Lobo: The Last Czarnian was hot way back when because it was Lobo's first solo adventure before the doom of overexposure visited him like all other popular comic book characters. Reading it again today, I found it to be just okay if albeit repetitive. New fans of Lobo or veteran fans who may have missed this book the first time around should give Last Czarnian (reissued as Lobo: Portrait of a Bastich trade) a try. Lobo's always fun to read. Just don't expect anything special.

14 March 2008

Friday Night Fights: Knockout Round 10

So, this guy just won't take no for an answer. What's a girl gotta do? Well, maybe she's gotta do...





From Strangers In Paradise by Terry Moore

10 March 2008

Justice League of America: The Lightning Saga HC

You know, there is no way a comic called The Justice League of America featuring Superman, Batman and Wonder Woman could ever be boring. There's just no way.

Well, this second volume of JLA which collects the "Lightning Saga" storyline, which originally ran through three issues of the League comic and two issues of the Justice Society of America series, proved me wrong. It's probably the first comic trade featuring scantily clad superheroes that I have had trouble finishing. I literally took a week to finish the damn thing. No, I'm not a slow reader, wiseguy. It was just that boring. Here's the gist of the story: The League discovers that several members of the Legion of Super-Heroes from the 31st century are here today in 'our' Earth. No one knows for sure why and the LSH ain't telling and when Superman tried to find out, the good guys end up fighting a psycho computer with tentacles. No, really. Which was also the first really big fight we get to see in this "saga". It also appeared in the Justice Society part of the crossover. The JLA portion of the saga mostly had Power Girl and Black Canary standing like two pinup models posing for a photo shoot. Hey girls, less strutting your stuff and more punching, mmm-kay?? This is a superhero comic book after all. I want mindless punching, maybe some quick quips and the occasional exposition to get the plot moving. But just you standing there mouthing off words? Naaww. It gets tired pretty quick. If I wanted to stare at boobs, I'll go buy one of those "guy" magazines, know what I mean? Work with me here, people!!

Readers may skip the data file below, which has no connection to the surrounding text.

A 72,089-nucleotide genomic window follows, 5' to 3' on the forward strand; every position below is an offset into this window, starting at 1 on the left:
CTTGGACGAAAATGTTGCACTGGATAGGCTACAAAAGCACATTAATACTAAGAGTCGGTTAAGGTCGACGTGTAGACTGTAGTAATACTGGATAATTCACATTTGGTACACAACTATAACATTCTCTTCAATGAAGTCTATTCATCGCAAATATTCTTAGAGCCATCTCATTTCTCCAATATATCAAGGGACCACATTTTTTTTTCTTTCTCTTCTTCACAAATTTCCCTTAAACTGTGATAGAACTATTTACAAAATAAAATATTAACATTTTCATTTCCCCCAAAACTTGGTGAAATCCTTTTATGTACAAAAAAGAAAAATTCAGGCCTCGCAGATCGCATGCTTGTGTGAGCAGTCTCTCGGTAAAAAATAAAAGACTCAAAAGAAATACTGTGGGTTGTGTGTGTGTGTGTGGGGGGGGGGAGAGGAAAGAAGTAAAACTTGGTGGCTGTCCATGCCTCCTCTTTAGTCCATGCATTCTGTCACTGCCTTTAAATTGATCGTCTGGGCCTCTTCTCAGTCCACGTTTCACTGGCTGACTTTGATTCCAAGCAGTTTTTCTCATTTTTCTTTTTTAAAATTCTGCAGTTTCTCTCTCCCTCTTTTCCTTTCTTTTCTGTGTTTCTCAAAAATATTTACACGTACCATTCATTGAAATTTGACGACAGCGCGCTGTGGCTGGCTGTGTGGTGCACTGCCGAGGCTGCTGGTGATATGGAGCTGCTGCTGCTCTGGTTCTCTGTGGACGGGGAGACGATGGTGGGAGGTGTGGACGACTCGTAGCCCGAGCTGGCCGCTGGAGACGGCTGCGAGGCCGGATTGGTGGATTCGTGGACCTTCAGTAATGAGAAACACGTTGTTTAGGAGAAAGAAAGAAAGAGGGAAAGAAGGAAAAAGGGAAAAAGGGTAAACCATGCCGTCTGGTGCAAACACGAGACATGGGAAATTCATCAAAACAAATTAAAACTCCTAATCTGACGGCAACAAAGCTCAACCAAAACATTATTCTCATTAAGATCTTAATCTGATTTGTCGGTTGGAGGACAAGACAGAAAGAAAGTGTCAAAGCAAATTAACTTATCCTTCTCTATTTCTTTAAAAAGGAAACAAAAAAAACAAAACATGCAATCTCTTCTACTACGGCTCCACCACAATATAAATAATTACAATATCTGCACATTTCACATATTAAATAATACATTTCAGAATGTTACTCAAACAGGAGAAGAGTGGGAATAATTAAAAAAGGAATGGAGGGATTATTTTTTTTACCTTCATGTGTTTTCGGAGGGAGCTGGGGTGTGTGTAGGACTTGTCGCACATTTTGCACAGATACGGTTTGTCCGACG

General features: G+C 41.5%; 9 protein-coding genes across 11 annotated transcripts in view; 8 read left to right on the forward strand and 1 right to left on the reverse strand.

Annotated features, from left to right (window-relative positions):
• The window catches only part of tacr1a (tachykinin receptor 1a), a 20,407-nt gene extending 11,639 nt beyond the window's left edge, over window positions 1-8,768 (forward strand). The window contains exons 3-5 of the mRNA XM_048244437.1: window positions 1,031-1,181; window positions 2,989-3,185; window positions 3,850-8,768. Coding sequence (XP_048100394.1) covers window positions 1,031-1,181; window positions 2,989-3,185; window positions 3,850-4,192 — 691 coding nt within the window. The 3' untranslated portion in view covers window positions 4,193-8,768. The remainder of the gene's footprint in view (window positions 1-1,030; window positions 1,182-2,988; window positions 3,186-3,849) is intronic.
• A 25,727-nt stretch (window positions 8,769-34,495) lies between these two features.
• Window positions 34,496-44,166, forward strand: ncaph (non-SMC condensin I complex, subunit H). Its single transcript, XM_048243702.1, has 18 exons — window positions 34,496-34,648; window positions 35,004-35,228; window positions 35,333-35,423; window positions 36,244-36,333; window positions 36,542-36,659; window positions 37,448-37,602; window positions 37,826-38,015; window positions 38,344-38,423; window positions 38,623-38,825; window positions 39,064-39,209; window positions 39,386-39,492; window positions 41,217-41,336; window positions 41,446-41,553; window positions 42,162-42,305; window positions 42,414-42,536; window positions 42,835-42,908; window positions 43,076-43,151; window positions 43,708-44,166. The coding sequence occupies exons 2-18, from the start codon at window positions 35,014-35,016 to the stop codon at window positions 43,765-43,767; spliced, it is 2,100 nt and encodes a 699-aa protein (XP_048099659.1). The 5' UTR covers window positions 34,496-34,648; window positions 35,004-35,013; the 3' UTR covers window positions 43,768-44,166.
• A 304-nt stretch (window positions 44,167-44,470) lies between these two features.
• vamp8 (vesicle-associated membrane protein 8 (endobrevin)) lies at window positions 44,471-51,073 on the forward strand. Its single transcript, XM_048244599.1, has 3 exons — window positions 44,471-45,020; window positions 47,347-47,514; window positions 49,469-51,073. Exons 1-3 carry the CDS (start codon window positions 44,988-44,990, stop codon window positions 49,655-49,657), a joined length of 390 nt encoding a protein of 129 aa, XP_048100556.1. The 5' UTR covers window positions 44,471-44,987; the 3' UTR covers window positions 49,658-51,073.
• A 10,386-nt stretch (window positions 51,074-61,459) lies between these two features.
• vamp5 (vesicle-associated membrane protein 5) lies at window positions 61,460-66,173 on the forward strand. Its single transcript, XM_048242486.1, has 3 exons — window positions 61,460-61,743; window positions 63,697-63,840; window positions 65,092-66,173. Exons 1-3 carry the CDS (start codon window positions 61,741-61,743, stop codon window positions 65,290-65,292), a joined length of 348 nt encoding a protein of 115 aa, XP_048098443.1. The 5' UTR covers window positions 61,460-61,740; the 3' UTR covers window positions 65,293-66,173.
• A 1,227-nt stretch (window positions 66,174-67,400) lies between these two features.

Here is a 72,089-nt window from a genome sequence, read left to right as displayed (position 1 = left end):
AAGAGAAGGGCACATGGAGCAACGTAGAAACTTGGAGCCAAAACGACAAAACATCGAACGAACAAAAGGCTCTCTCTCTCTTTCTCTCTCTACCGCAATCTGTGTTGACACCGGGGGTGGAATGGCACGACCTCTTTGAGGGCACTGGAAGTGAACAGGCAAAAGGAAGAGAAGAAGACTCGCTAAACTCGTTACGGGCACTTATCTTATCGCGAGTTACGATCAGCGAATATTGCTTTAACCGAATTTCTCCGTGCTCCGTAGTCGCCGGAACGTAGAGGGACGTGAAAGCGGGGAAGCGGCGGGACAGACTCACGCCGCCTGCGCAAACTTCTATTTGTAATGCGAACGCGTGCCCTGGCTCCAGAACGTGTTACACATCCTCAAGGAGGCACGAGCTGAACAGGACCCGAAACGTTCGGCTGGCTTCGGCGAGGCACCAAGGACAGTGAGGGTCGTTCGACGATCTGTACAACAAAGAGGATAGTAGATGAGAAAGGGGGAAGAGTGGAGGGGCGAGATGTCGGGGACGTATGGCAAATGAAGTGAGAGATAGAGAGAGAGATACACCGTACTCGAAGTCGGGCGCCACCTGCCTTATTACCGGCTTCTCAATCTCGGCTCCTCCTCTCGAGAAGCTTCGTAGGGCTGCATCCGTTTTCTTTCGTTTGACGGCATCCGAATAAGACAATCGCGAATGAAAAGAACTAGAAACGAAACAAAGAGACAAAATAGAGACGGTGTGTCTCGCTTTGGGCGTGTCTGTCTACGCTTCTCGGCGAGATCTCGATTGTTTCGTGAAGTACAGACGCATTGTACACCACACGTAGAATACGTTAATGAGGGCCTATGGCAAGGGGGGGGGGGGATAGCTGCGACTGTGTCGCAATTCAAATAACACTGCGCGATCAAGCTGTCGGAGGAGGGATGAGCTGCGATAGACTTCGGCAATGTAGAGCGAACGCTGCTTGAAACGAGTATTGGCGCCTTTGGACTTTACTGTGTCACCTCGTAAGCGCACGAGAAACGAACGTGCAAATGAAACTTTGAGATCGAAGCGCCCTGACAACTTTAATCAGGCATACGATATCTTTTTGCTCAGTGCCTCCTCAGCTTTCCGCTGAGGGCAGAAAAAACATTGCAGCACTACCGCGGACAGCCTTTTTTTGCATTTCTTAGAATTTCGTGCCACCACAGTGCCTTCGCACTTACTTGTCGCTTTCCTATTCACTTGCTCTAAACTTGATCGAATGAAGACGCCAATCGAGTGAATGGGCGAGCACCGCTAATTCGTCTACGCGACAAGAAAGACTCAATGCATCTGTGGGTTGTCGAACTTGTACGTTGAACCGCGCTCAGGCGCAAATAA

There are a couple of done-in-one issues that round up this collection (Walls and Monitor Duty) which I haven't read yet, I admit. I was just too bored with the Lightning Saga that I just had to warn all five people who read my blog to please avoid this book. Go read it at Borders or the local library but for Heavens' sakes don't bother parting with your money for this. Yes, it's that bad. I only bought it because I had the first trade collection. That book wasn't any great shakes either but I decided to give volume 2 a chance just to see if it gets any more exciting. Nope.

Oh, and the whole Legion of Super-Heroes thing? Turned out they just wanted to bring Flash (Wally West) and his family back. Should I have given a spoiler warning? Eh, who cares. I just saved you 25 bucks. Thank me.

06 March 2008

Death And (Probably Inevitable) Return of Orion


Orion of the New Gods apparently died in this issue:



But you can't keep a Kirby creation dead for long. DC's already planning a comeback. Here's a proposal for the cover of a brand new #1:


Buy five copies.



Today's lame ass joke was inspired by this site. I actually owned three of the albums featured there (no, I won't tell you which three).

04 March 2008

03 March 2008

Kids Aren't Reading (Superhero) Comics Anymore...

Comic books (and you know I mean superhero comic books) seriously need new blood in their readership. We old folks won't be here forever and we need them kids to take a look at the stuff Marvel and DC are offering. But these kids aren't doing that, are they? Oh, they're reading all right just not the comics the Big Two are churning out. They rather read manga (nothing wrong with that) or they are reading novels with all those words and hardly any pictures in them (shock! horror!). Why, in the name of everything that is holy, aren't they picking up Batman?

Many reasons have been suggested: the ever increasing price of a 'floppy' (4 bucks for an ad-filled magazine? fergedabouit), just-wait-for-the-trade mentality (Guilty, yer Honour!), no comic shops nearby, comics no longer sold anywhere else but a comic shop (I used to be able to buy comics from the local grocery way back when!).

But here's another reason that I can think of but is hardly ever suggested: the superhero comics are repeating the same stories ad nauseum. How many times are we going to read about Batman foiling Joker's latest insane killing spree? Yet another mutant massacre? It's been done. Also, the sheer amount of history and continuity is just too overwhelming for a kid to just come in and start enjoying the books. Besides, the old stuff weren't that interesting. Try reading a Marvel ESSENTIALS or a DC's SHOWCASE phone-book size reprints. Good Lord, most of them are repetitive nonsense. As a piece of comics history, sure, those books are a nice way to look at the past but give them to a comics newbie and chances are he/she will look at you funny. Most people who enjoy these reprints are the 30, 40, 50 year old comic fanboys holding on to their memories of the days when everything seemed cheap and fresh.

The kids are reading. They're just not reading the good ol' superhero comics. Maybe they are more sophisticated than us?

Eh. Whatever, I'm just shooting the shat here. I'm not really worried about comics going out of business. I don't think it ever will. Maybe it will evolve. But to hear Marvel, DC, Dark Horse et al. announcing they're closing shop? Naaaw, not gonna happen. Fingers crossed.